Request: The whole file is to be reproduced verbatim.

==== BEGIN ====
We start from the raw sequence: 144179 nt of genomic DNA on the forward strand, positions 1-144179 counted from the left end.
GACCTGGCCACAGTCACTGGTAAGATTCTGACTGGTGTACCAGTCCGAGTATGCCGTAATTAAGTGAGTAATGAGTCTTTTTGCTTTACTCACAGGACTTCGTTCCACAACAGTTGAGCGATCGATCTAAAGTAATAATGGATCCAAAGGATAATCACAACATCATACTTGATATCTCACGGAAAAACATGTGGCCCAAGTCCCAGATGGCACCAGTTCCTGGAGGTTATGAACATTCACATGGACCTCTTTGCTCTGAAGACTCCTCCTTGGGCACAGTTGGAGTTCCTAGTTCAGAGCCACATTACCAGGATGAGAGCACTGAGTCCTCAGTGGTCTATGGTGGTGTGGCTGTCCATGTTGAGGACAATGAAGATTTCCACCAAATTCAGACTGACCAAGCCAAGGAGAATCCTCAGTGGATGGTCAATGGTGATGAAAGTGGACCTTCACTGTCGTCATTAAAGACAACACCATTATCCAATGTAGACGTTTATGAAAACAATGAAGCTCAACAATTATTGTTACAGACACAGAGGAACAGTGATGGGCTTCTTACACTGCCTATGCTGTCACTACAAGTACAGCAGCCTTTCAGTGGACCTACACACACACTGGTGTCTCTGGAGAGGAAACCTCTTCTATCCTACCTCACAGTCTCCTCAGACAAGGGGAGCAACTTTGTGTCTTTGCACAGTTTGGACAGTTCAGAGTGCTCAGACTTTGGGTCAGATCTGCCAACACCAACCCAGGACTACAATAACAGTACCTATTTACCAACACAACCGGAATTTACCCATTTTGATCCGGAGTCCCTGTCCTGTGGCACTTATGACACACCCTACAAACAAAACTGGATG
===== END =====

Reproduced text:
We start from the raw sequence: 144179 nt of genomic DNA on the forward strand, positions 1-144179 counted from the left end.
GACCTGGCCACAGTCACTGGTAAGATTCTGACTGGTGTACCAGTCCGAGTATGCCGTAATTAAGTGAGTAATGAGTCTTTTTGCTTTACTCACAGGACTTCGTTCCACAACAGTTGAGCGATCGATCTAAAGTAATAATGGATCCAAAGGATAATCACAACATCATACTTGATATCTCACGGAAAAACATGTGGCCCAAGTCCCAGATGGCACCAGTTCCTGGAGGTTATGAACATTCACATGGACCTCTTTGCTCTGAAGACTCCTCCTTGGGCACAGTTGGAGTTCCTAGTTCAGAGCCACATTACCAGGATGAGAGCACTGAGTCCTCAGTGGTCTATGGTGGTGTGGCTGTCCATGTTGAGGACAATGAAGATTTCCACCAAATTCAGACTGACCAAGCCAAGGAGAATCCTCAGTGGATGGTCAATGGTGATGAAAGTGGACCTTCACTGTCGTCATTAAAGACAACACCATTATCCAATGTAGACGTTTATGAAAACAATGAAGCTCAACAATTATTGTTACAGACACAGAGGAACAGTGATGGGCTTCTTACACTGCCTATGCTGTCACTACAAGTACAGCAGCCTTTCAGTGGACCTACACACACACTGGTGTCTCTGGAGAGGAAACCTCTTCTATCCTACCTCACAGTCTCCTCAGACAAGGGGAGCAACTTTGTGTCTTTGCACAGTTTGGACAGTTCAGAGTGCTCAGACTTTGGGTCAGATCTGCCAACACCAACCCAGGACTACAATAACAGTACCTATTTACCAACACAACCGGAATTTACCCATTTTGATCCGGAGTCCCTGTCCTGTGGCACTTATGACACACCCTACAAACAAAACTGGATG